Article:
Wordfast Classic is certainly an easy-to-use tool, although this ease of use is offset by reduced performance and flexibility. One example is the Glossaries, which, while will not satisfy the terminologist’s requirements, are adequate for the translator’s needs. Also, compared with Trados and other CAT tools, Wordfast Classic handles fewer formats, which makes it easier to use, but does not contribute to the popularity of the product.
In conclusion, although Wordfast Classic has a limited performance range compared to other computer-aided tools, it is an excellent aid for those who wish to enter the world of CAT tools, especially for Word users. And it is clearly a better value compared to other programs.
The greatest innovation of Wordfast Pro is that, unlike the previous versions, it is a standalone program not based on Word. Its graphics is also new. The interface is clear, simple, and intuitive. In addition, the visual appearance of the page and the keyboard shortcuts can be customized. The best innovations include faster Analyze and Clean-up functions, the retrieval of repeating segments, and an expanded range of compatible file formats
Advantages and disadvantages
The most important advantages of CAT tools are based on the above explanations and do not apply only to specific texts: When using these tools, it is immediately clear which parts of the text must be translated; the unchanging portions are transferred accurately and directly; the time savings due to repeating expressions is huge; and expressions are translated consistently. However, there are many other functions that offer the translator a number of other advantages.
Most CAT tools let the translator work with formats other than Word (Excel, PowerPoint, Visual Studio, Java, HTML, XML, etc.) without modifying the format. In files created in a tagged language or which have special page breaks, the CAT tool leaves the layout unchanged, which allows the translator to focus exclusively on the translation.
Another common feature of many CAT tools is the creation of easily and rapidly retrievable terminology cards. Most translators had to work with terminology cards and glossaries, which were often the product of hard work, especially in the case of special and complicated texts. CAT tools allow correct terminology databases to be created, which contain not only the expression in the source and target languages, but the context, examples, and images can also be stored, and the categories provided for describing the expression can be freely customized. Of course, an expression contained in the database can be retrieved during the translation in order immediately to display the appropriate word in the target language.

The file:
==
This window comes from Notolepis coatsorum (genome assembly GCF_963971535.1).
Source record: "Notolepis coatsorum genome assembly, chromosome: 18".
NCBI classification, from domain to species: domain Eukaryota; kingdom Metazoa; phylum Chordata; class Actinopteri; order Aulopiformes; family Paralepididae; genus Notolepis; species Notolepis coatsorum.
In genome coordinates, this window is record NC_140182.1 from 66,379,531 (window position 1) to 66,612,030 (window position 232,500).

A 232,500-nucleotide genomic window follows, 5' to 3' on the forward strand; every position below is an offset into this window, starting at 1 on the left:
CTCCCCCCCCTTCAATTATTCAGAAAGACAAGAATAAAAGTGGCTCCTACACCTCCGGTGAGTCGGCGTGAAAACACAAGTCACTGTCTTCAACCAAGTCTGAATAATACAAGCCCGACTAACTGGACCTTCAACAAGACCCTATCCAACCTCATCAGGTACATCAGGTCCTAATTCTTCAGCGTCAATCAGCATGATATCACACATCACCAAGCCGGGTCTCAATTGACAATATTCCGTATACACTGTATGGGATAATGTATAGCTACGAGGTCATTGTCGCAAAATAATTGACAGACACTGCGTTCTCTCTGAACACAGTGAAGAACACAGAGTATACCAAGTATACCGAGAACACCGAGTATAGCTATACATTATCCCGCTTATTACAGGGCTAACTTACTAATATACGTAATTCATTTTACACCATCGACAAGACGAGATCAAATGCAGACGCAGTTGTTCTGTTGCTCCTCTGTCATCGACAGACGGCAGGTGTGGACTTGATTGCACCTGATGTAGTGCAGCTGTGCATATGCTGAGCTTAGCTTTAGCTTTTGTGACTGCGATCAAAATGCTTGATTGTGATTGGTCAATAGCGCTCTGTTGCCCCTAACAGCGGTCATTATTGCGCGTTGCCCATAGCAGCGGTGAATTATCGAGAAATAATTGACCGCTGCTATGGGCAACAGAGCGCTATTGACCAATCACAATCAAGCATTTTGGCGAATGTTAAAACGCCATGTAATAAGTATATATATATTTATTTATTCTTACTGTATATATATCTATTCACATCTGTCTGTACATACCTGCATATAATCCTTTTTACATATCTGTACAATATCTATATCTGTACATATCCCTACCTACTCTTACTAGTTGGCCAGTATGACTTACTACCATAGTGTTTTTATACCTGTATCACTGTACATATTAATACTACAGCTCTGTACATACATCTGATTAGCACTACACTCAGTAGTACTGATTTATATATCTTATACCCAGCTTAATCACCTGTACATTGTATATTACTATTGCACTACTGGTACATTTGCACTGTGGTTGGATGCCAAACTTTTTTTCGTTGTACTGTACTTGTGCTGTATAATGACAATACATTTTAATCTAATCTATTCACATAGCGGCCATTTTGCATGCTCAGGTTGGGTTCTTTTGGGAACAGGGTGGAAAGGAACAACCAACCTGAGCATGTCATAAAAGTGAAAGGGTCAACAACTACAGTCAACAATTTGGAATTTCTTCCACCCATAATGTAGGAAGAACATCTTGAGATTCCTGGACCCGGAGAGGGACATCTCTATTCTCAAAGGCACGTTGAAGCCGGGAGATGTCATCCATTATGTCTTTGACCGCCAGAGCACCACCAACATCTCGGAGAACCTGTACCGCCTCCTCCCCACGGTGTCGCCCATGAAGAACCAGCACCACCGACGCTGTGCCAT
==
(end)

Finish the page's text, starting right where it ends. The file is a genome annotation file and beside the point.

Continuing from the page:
Of course, CAT tools, like most computer programs, have their shortcomings and sometimes do not function as they should for unknown reasons. While considerable progress has been made regarding trustworthiness, these tools are not yet absolutely reliable, especially in the case of complicated applications. It must be stated that difficulties often result from the user’s insufficient familiarity with the software, and their resolution is often trivial. Learning these programs requires time, especially if the translator wishes to make use of all available resources. Thanks to the abundance of information available on the Web such as user forums which often provide solutions to problems, learning programs provided with the software, and professional associations, which offer courses and specific workshops, it was never so easy for the translator to familiarize him/herself with the different CAT tools.
What conclusions can we draw from this
We have seen that the principle of computer-aided translation software (CAT tools) is based on the segmentation of the text and the creation of a translation memory. While the underlying principles of most tools are very similar, each tool is best suited for a different application and meets different requirements. For example, Wordfast Classic is best suited for those working exclusively with texts in Word format. In contrast, those who work with different and special texts, will prefer Trados.
Therefore, I recommend that you find out which software package best meets your needs, test it before buying (almost all vendors offer a free demo version for download from their web site after you register). Do not get discouraged after the first difficulties. When you are ready to spend time, money, and patience to familiarize yourself with the world of CAT tools and to use all available resources, you’ll wonder how you were able to live without them.
This blog post has been contributed by Heike, she is English to German and French to German principal translator at TranslationArtwork.com. If you need a professional translation service in any language, at TranslationArtwork.com your translations are in safe hands, believe me. As a translator you a welcome to easily subscribe for translation jobs here.